We frequently hear this question from companies: “We are shifting our business to the cloud and leveraging Microsoft Office 365. Do I need Active Directory (AD) if I have Office 365?”
You don’t need to continue to leverage Active Directory as you make the move to the cloud. You have the opportunity to reimagine your infrastructure to meet modern IT requirements by:
- Making identity the new perimeter.
- Making devices a secure gateway to resources.
There’s no obligation to continue using AD if you’re migrating IT management to the cloud. Cloud migration can be a confusing topic and there have been some big changes in IT. Microsoft’s identity management plans and licensing can be difficult to understand and are centered around Azure Active Directory (AAD), which is the user management substrate for Office 365 (O365). Microsoft has a wellspring of cloud services that flow from AAD, and the options may not be clear. What is clear is that Microsoft favors cloud-based authentication using its platform.
This article outlines Microsoft’s way of doing things versus an open directory approach and how IT teams benefit from the freedom to migrate away from O365 or Microsoft, or to select the subscription that works best for them without paying for unnecessary add-ons.
Active Directory and Office 365 Are Evolving
Active Directory is Microsoft’s on-prem identity management software that has been used for just about two decades now (it was released in early 2000). It dominated as the de facto system to manage Windows® machines, and gave Microsoft a strong grip on the market. As a result, Active Directory is the only directory service that many IT admins have experience with.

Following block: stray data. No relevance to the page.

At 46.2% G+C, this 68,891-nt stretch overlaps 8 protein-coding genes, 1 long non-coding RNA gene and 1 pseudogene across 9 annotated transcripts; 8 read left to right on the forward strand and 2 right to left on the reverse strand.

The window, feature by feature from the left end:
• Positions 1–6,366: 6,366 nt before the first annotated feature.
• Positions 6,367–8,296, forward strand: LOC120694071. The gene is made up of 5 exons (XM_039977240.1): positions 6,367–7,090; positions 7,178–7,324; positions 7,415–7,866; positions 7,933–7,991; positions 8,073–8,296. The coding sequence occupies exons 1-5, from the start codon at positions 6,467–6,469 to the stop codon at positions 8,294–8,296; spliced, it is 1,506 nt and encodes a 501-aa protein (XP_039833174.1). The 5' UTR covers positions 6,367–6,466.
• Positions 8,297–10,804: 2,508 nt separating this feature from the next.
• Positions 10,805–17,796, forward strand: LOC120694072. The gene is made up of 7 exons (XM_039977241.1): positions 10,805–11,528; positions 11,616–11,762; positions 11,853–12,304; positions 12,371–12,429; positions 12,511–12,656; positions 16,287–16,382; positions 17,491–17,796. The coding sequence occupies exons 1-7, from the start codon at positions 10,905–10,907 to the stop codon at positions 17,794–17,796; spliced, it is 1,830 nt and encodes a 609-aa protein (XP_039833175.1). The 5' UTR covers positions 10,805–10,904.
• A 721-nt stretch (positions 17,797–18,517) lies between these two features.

Microsoft developed AAD in response to a shift to the cloud. This product doesn’t share the same code base, and is largely meant to serve as a complement to existing on-prem AD implementations. AAD’s highest cost premium plan extends AD with identity protection and governance and both of its premium tiers integrate cloud identity with legacy Windows apps. Hybrid integrations may meet the requirements of small and medium-sized enterprises (SMEs) that have a need for AD, but it otherwise entwines SMEs more deeply into the Microsoft stack.
It’s also possible to leave AD behind. AAD’s not a replacement for AD on its own, but it can serve as a standalone directory when it’s paired with several SKUs of add-on Azure services or Microsoft 365 plans. However, this migration isn’t 1:1. For instance, groups work differently in AAD. Concepts such as Organizational Units are replaced with Administrative Units in AAD and tenant-wide management. This shift can be difficult and compel SMEs to dedicate significant resources to AAD/AD migrations. Admins often require consultants for this transition.
These are the available AAD plans (note that full AD integrations require Premium plans):
Azure AD’s (AAD) Tiers
AAD Free Tier
AAD’s free tier provides single sign-on (SSO) for SaaS applications using your Microsoft identities with multi-factor authentication (MFA).
It offers basic reporting on their substrate identity management solution as well as security and usage reports. It leaves out group assignments, omits custom conditional access rules, and limits how users can be provisioned. It doesn’t provide device management, which leaves admins without device management for endpoint security posture (outside of a hybrid AD configuration). The Free edition won’t work with Microsoft Sentinel, Azure’s security information and event management (SIEM) platform.
AAD Premium 1 (P1) Tier
Premium (P1) adds the ability to configure Intune, provisioning for Windows devices, more advanced MFA configurations, conditional access policies, end-user self-service, advanced group management, and more thorough alerts and reporting.
Azure AD Password Protection is also fully enabled versus limited in the Free edition, but it doesn’t extend to AD. Other features are intended to enable hybrid scenarios for on-premises domain controllers that aren’t possible with the free edition.